# Calculating Pull-Back of a $1$-form.

I'm studying Differential Forms for the first time. I'm stuck on a problem that seems simple.

My book definition. Let $$f: \mathbb{R}^{n} \to \mathbb{R}^{m}$$ be a differentiable function. Then $$f$$ induce an aplication $$f^{*}$$ that map $$k$$-forms into $$k$$-forms.

Let $$\omega$$ a $$k$$-form in $$\mathbb{R}^{m}$$. By definition, $$f^{\ast}\omega$$ is a $$k$$-form in $$\mathbb{R}^{n}$$ given by $$(f^{*}\omega)(p)(v_{1},...,v_{k}) = \omega(f(p))(df_{p}(v_{1}),...,df_{p}(v_{k}))\tag{1}$$ where $$p \in \mathbb{R}^{n}$$, $$v_{1},...,v_{k} \in T_{p}\mathbb{R}^{n}$$ and $$df_{p}: T_{p}\mathbb{R}^{n} \to T_{f(p)}\mathbb{R}^{n}$$ is the differential aplication of $$f$$.

Here, $$T_{p}$$ is the tangent plane at $$p$$.

After that, the book give an example.

Example. Let $$\omega$$ a $$1$$-form in $$\mathbb{R}^{2}\setminus\{(0,0)\}$$ given by $$\omega = -\frac{y}{x^2+y^2}dx + \frac{x}{x^2+y^2}dy.$$ Let $$U = \{(r,\theta) \mid r>0,0<\theta<2\pi\}$$ and $$f:U \to \mathbb{R}^{2}$$ given by $$f(r,\theta) = \begin{cases} x = r\cos\theta\\ y = r\sin\theta \end{cases}.$$

Let's calculate $$f^{*}\omega$$.

Since $$dx = \cos\theta dr - r\sin\theta d\theta,$$ $$dy = \sin\theta dr + r\cos\theta d\theta,$$ we get $$f^{*}\omega = -\frac{r\sin\theta}{r^{2}}(\cos\theta dr - r\sin\theta d\theta) + \frac{r\cos\theta}{r^{2}}(\sin\theta dr + r\cos\theta d\theta) = d\theta.$$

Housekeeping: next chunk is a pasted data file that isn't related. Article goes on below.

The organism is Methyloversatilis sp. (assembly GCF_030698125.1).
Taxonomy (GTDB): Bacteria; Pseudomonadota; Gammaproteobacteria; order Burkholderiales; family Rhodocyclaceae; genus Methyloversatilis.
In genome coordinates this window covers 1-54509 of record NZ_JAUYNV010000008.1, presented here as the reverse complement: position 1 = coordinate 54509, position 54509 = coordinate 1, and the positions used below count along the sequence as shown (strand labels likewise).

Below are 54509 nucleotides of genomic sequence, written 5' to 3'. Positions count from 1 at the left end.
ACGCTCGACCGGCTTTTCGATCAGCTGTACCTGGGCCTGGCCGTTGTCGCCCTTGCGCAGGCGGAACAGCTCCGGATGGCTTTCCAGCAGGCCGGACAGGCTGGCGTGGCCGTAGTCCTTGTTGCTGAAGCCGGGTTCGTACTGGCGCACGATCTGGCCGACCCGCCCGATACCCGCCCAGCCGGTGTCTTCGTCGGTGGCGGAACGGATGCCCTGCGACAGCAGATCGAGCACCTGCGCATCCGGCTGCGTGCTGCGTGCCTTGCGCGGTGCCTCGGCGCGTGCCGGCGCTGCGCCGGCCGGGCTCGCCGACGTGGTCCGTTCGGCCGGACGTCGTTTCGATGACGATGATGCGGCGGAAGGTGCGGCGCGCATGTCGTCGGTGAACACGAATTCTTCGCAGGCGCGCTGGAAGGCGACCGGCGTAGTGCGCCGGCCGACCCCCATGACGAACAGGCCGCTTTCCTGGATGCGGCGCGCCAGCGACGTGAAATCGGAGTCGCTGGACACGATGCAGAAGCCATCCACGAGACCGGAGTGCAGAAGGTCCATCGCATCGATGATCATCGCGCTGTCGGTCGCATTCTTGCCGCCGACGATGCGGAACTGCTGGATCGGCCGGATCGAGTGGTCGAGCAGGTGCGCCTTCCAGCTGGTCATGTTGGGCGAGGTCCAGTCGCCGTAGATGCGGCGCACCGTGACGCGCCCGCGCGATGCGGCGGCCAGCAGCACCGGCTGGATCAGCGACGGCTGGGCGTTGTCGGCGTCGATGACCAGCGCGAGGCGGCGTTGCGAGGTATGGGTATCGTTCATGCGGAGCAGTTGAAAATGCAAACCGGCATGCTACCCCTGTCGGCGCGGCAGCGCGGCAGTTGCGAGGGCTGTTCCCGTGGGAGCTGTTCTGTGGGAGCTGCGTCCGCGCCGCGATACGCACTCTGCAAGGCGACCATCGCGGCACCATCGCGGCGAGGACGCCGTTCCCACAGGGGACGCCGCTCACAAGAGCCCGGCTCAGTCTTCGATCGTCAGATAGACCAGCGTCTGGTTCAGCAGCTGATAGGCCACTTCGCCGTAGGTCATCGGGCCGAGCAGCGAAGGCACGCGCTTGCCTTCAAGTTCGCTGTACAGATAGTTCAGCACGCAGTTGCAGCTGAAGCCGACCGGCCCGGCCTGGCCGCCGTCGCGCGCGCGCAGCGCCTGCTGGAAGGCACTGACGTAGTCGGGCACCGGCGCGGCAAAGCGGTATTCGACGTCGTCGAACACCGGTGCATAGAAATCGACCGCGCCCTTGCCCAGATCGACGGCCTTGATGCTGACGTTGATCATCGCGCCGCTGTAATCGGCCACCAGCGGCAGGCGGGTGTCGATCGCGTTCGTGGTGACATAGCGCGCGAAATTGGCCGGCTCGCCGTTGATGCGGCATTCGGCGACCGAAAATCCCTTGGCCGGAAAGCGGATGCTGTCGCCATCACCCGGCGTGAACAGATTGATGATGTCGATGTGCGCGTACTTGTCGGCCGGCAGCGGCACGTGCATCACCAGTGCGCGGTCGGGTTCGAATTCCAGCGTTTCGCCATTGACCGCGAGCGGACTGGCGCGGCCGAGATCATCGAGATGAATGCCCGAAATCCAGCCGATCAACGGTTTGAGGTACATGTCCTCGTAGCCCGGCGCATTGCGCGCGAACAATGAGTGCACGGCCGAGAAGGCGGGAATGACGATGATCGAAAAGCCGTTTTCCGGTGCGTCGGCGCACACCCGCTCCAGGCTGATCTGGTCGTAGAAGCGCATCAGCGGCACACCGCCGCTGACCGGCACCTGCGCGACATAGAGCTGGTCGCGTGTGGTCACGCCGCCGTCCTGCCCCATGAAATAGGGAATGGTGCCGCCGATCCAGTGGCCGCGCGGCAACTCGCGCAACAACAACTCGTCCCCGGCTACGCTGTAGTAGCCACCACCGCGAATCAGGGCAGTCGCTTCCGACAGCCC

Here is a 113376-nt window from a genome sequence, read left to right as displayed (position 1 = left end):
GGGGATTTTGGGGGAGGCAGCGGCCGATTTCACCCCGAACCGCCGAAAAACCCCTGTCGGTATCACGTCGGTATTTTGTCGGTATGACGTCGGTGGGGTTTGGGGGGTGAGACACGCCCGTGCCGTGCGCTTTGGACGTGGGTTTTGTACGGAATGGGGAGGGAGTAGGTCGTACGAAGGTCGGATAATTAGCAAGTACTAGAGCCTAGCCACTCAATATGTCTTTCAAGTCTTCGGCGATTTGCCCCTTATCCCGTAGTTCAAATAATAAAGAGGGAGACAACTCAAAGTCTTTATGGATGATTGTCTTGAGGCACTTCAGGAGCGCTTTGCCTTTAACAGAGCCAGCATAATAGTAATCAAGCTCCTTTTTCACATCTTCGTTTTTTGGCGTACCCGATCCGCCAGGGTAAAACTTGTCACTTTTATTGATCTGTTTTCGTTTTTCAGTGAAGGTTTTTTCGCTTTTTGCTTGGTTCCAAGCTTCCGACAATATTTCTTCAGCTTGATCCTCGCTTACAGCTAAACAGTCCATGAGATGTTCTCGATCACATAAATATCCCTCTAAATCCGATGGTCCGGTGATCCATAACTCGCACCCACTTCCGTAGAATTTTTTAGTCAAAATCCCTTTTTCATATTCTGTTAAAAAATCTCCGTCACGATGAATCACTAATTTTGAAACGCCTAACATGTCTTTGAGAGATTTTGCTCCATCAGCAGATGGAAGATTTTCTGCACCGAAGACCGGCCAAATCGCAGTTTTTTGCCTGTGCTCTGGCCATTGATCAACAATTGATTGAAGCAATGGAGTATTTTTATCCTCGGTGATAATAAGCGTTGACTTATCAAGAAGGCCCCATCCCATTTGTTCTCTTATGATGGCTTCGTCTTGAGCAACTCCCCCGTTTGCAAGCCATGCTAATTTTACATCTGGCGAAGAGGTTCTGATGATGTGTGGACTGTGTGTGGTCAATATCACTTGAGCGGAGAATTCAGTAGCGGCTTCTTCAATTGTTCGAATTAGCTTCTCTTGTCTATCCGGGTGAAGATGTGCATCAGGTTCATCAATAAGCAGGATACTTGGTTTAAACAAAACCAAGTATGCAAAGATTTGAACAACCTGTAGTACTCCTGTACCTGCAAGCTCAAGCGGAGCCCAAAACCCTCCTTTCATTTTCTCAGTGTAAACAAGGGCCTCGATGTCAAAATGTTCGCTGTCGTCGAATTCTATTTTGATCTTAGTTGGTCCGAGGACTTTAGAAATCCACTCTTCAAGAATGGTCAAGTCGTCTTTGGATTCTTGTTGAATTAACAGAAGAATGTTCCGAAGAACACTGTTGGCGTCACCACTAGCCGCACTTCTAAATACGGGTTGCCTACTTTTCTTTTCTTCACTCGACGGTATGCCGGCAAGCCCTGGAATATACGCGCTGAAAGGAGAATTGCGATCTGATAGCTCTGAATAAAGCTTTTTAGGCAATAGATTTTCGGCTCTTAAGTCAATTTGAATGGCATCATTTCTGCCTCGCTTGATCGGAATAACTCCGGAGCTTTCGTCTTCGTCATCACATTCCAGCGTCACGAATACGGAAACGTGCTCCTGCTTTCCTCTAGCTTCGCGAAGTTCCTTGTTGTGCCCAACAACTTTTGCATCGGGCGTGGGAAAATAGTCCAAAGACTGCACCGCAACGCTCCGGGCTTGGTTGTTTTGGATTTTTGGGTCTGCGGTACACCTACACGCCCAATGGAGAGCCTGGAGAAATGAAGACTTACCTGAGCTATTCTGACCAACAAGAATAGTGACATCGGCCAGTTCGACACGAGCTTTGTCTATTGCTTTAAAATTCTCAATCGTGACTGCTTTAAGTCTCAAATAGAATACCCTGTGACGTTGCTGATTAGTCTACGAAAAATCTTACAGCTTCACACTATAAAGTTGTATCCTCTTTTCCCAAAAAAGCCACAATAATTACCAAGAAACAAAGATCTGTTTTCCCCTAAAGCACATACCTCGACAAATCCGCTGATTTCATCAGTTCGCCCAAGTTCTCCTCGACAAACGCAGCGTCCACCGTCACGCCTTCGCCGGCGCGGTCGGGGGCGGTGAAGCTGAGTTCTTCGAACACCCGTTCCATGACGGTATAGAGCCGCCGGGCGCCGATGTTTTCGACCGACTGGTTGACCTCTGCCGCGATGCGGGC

I think that I don't completely understood the definition.

Using (1), $$\omega(f(r,\theta)) = -\frac{r\sin\theta}{r^{2}}(\cos\theta dr - r\sin\theta d\theta) + \frac{r\cos\theta}{r^{2}}(\sin\theta dr + r\cos\theta d\theta)$$

But, what about $$df_{(r,\theta)}(v)$$ with $$v \in T_{(r,\theta)}U$$?

• $df$ is the dual of $f^*$, so if you take the matrix calculated for $f^*$ you need to transpose it in order to obtain $df$ – user84976 Mar 2 at 23:42
• @user84976 I don't know if I understood your comment. For me, seems that $df$ was unnecessary. Just evaluating $\omega$ at $f(r,\theta)$, the author got $f^{*}\omega$ – Lucas Corrêa Mar 3 at 0:13
• You should have more useful properties of pullback: e.g., $f^*(\omega\wedge\eta) = f^*\omega\wedge f^*\eta$ (and the pullback of a sum is the sum of the pullbacks). So you need to check with your definition that if $f(r,\theta) = (f_1(r,\theta),f_2(r,\theta)) = (x,y)$, then $f^*dx = df_1$ and $f^*dy = df_2$. Proceed from there. – Ted Shifrin Mar 3 at 0:23
• @TedShifrin, thank you for the hints! My book already proved this properties (except $f^{*}dx$, but I will try). I answer the question using this properties. Is correct? – Lucas Corrêa Mar 3 at 3:22

## 2 Answers

A $$1$$-form belongs to the dual space of the tangent space (at a point $$p\in U$$, say), that is $$(T_{p}U)^{\ast}$$. Hence its elements (the $$1$$-forms) are linear maps $$\omega_{p}: T_{p}U \rightarrow \mathbf{R}$$ which vary smoothly to get a family of $$1$$-forms $$\omega:TU \rightarrow \mathbf{R}$$ (i.e. I just drop the $$p$$ subscript). To be explicit, for some tangent vector $$v\in T_{p}U$$, we have that $$\omega_{p}(v) \in \mathbf{R}$$, or again as one varies the point to get a vector field $$V\in TU$$, $$\omega(V)\in \mathbf{R}$$.